I’ve been spending the past few evenings and weekends assessing bids for this year’s GlaxoSmithKline (GSK) Impact awards, a programme run in partnership with the King’s Fund that awards funding to community-based healthcare charities. I’ve been on the judging panel for two years now, and feel incredibly honoured to be part of such an inspiring awards programme. I certainly get a lot more out of it than I put in.
The programme has been running for sixteen years and so far 300 charities have received nearly £4 million to continue with their life-changing work. Each winning organisation receives £25,000 to enhance their services and is also awarded funds for leadership and management training.
What’s great about Impact is that it solely focuses on smaller charities that are intrinsically community-based in their work, and acts as a platform for highlighting not only their value, but the whole sector’s in improving healthcare.
The programme showcases many examples of organisations providing innovative and impactful services, often to people whom statutory services may not reach. We are reminded of these services’ powerful ability to not only increase choice and offer personalised care for patients, but also reduce health inequalities within the communities they are based.
One of last year’s winners, Age UK Cheshire East, illustrates these points perfectly. It’s a charity based in Cheshire East and supports around 1,500 older people a week who are making the transition from hospital to long-term residential care. The service assists in the timely discharge of older people and supports them in selecting a care home that is suited to their needs.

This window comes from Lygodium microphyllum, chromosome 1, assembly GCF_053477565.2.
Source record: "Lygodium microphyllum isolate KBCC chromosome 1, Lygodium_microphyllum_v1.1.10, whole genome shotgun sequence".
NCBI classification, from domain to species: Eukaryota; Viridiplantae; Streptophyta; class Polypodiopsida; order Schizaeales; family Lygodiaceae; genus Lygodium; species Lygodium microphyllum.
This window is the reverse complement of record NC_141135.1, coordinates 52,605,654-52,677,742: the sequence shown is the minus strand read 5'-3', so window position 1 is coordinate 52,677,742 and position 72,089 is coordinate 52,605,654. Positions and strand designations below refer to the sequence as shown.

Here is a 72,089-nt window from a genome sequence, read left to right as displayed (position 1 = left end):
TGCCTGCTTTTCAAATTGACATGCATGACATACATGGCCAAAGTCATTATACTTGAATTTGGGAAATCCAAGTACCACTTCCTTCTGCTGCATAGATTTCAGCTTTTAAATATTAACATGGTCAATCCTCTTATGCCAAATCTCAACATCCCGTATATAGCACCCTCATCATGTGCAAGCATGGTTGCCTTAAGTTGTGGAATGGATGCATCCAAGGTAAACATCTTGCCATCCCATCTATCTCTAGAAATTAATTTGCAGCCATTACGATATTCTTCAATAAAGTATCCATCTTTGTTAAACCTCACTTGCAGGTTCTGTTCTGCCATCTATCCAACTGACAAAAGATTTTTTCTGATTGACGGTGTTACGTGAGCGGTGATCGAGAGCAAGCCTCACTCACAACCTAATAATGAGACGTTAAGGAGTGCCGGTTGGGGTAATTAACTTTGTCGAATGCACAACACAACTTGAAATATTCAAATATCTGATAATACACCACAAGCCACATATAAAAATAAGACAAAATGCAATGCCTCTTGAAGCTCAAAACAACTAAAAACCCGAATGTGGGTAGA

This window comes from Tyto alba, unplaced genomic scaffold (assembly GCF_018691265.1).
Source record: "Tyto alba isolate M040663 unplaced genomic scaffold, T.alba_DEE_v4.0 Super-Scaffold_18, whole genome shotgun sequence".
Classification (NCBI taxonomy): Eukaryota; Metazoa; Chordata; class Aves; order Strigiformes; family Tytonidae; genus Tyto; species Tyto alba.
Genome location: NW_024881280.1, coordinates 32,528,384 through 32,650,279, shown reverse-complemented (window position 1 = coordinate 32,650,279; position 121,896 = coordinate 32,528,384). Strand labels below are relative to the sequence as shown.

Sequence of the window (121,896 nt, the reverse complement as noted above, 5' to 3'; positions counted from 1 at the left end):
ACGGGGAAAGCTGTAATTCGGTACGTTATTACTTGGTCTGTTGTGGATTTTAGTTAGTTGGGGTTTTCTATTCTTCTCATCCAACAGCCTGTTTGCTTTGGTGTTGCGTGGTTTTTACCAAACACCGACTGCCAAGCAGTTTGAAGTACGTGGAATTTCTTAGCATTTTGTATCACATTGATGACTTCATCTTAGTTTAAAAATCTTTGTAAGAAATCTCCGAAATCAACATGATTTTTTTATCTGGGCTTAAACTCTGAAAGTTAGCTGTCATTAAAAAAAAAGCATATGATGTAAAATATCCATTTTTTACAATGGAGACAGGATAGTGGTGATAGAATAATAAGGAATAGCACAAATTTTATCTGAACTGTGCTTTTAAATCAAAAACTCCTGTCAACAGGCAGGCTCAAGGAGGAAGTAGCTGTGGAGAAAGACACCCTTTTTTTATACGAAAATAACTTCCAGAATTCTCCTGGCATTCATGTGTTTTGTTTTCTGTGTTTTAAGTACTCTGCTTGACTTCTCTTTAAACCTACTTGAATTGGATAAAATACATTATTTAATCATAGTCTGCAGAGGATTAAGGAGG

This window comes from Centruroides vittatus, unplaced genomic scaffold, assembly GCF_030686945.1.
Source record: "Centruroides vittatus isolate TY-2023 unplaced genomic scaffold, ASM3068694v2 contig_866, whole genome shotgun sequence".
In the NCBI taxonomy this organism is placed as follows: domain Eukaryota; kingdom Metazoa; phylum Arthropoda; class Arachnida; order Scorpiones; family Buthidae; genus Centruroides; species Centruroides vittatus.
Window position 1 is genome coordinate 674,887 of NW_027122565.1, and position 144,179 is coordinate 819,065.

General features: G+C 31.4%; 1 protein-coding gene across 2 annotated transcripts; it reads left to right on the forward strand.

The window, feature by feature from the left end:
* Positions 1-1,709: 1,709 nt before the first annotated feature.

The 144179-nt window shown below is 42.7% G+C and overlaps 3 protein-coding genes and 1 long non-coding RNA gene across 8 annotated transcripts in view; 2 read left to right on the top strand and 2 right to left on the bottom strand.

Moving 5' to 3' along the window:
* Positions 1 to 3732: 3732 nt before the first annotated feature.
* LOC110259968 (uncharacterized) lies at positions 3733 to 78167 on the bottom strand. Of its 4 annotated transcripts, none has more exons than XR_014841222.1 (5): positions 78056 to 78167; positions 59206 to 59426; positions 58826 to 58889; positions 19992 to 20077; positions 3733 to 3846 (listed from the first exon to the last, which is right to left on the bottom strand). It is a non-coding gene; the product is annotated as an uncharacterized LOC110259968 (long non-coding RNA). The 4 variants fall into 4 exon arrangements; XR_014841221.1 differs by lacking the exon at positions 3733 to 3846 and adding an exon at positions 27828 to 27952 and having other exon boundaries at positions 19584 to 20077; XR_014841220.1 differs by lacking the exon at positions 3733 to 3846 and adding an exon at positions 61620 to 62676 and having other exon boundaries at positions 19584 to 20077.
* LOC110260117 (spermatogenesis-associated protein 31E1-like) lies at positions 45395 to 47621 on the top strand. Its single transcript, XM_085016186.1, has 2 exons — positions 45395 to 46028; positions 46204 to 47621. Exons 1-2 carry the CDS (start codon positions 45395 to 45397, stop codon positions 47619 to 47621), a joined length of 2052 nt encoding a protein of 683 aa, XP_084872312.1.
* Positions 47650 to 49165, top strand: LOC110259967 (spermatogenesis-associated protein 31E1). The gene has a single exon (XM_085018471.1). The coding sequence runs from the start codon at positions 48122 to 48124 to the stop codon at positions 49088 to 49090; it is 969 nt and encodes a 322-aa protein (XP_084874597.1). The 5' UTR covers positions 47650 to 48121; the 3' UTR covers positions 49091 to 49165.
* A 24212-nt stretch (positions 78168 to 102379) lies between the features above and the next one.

One of my favourite aspects of the charity is its ‘Men in Sheds’ initiative, which it introduced to increase its reach to older and financially disadvantaged men. The initiative provides wood and metalworking equipment in ‘sheds’, enabling men to come together, socialise and learn more health and wellbeing. The work of the charity has resulted in direct NHS savings and untold social benefits for thousands of older people across the area.
But it remains that the community health sector is currently facing a great deal of uncertainty, as questions still remain as to the scope and opportunities that it will be afforded in the new health system. Smaller charities, for example, have built up strong partnerships with PCTs, whom they have relied on heavily for support and funding in the past. Many such organisations will now need to develop new relationships with much larger organisations, like Clinical Commissioning Groups and Health and Wellbeing Boards, and this will require new ways of working across boundaries.
Of course, effective leadership will play a critical role here, as healthcare organisations both within and outside the service orientate to each other. Leaders and organisations will need to develop much more collaborative, facilitative and engaging approaches as they work together to develop more integrated and coordinated care for patients. Leaders within commissioning will especially need to be proactive in forging relationships with a sector that clearly has a tremendous amount to offer to the new system.